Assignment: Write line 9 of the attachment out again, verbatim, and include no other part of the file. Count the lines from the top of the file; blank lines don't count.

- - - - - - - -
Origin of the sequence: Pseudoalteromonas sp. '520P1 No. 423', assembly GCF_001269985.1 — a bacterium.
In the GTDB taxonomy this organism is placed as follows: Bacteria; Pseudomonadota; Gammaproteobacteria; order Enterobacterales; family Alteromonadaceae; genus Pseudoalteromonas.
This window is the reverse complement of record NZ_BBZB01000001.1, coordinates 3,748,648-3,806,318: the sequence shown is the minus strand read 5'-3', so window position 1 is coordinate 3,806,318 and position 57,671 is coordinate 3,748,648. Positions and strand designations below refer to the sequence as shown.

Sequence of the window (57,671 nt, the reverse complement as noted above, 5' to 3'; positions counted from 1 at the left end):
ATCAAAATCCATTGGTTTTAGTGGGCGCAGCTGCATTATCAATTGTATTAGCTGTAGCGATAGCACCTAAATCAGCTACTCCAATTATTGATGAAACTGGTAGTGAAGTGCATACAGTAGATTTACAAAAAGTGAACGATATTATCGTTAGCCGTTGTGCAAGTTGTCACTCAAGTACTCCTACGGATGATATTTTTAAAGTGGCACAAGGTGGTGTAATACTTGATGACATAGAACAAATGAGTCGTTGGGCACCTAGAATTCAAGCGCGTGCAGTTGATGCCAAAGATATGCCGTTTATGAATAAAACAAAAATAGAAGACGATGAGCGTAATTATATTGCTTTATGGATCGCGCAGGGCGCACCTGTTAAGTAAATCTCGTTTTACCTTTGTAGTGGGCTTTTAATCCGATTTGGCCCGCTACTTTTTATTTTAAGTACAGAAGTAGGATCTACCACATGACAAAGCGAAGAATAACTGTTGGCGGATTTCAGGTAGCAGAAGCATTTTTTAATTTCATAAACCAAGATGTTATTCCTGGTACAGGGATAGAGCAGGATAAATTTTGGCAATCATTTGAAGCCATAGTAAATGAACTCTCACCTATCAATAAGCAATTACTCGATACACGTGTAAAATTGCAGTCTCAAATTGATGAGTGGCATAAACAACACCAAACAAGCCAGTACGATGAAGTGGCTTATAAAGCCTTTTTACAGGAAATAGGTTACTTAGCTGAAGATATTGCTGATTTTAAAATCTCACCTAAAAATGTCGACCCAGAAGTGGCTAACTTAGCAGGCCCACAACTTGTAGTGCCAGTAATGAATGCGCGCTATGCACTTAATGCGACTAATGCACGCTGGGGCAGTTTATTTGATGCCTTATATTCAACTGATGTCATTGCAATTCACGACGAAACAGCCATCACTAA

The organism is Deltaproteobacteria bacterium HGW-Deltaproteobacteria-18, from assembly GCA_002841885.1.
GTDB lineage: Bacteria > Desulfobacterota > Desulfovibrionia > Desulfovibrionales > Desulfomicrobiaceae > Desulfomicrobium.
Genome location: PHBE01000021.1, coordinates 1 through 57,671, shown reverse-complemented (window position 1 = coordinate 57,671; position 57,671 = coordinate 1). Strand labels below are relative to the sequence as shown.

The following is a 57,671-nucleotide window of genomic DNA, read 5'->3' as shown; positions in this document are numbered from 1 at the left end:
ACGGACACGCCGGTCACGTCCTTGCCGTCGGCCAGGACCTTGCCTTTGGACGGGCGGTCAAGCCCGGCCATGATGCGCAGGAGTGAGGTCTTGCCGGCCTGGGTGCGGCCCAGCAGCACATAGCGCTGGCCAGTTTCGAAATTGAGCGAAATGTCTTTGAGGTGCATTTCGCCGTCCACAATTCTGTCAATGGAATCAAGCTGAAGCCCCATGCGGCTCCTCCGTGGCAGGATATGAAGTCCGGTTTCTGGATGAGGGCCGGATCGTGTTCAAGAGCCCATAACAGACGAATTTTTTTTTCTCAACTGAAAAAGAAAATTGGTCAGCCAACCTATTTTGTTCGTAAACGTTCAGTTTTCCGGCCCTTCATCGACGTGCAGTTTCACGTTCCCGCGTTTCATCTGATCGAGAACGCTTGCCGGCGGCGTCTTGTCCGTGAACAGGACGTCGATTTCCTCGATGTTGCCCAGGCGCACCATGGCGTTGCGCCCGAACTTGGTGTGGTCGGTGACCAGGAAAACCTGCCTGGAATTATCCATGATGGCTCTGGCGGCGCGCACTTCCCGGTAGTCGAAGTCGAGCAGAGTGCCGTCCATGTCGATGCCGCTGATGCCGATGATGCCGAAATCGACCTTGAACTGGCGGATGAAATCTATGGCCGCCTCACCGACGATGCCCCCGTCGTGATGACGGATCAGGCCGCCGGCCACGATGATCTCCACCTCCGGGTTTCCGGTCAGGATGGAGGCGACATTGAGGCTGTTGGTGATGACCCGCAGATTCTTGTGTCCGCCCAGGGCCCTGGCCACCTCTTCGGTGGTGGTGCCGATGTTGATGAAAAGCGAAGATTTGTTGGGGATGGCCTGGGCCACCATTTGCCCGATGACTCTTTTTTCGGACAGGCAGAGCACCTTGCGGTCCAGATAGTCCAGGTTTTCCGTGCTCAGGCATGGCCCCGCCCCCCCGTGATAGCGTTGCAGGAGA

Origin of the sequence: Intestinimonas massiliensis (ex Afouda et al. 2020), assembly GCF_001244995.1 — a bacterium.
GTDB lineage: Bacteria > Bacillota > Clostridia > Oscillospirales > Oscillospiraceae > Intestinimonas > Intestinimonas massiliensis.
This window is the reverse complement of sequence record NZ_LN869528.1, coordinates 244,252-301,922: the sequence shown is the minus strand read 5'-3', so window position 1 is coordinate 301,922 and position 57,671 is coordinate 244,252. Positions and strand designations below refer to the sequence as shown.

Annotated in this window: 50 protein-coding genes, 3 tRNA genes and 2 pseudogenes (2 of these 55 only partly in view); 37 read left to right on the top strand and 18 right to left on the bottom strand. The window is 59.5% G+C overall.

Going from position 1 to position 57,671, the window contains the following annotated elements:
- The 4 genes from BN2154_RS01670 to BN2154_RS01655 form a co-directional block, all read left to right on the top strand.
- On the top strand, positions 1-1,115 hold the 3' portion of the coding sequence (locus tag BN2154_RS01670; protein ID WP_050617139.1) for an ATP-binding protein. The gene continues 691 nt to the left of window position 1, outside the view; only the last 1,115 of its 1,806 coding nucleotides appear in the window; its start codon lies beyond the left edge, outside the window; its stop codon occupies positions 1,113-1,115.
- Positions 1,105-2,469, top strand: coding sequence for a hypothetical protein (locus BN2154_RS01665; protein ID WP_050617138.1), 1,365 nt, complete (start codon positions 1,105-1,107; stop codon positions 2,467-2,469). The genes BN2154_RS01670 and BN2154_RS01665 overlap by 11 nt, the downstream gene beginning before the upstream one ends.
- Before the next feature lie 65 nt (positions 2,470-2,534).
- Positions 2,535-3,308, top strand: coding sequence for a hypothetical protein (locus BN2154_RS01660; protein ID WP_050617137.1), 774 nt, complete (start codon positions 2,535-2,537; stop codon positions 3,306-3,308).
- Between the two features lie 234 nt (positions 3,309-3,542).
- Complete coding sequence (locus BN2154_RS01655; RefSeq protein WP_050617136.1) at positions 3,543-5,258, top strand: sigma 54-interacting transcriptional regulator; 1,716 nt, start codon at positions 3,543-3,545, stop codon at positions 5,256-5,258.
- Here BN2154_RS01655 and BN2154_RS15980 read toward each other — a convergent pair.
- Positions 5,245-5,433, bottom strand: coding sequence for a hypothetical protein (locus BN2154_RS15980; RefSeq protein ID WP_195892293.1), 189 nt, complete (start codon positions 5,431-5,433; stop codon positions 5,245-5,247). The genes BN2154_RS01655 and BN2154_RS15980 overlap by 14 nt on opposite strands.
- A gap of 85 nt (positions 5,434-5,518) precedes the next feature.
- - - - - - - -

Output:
The following is a 57,671-nucleotide window of genomic DNA, read 5'->3' as shown; positions in this document are numbered from 1 at the left end: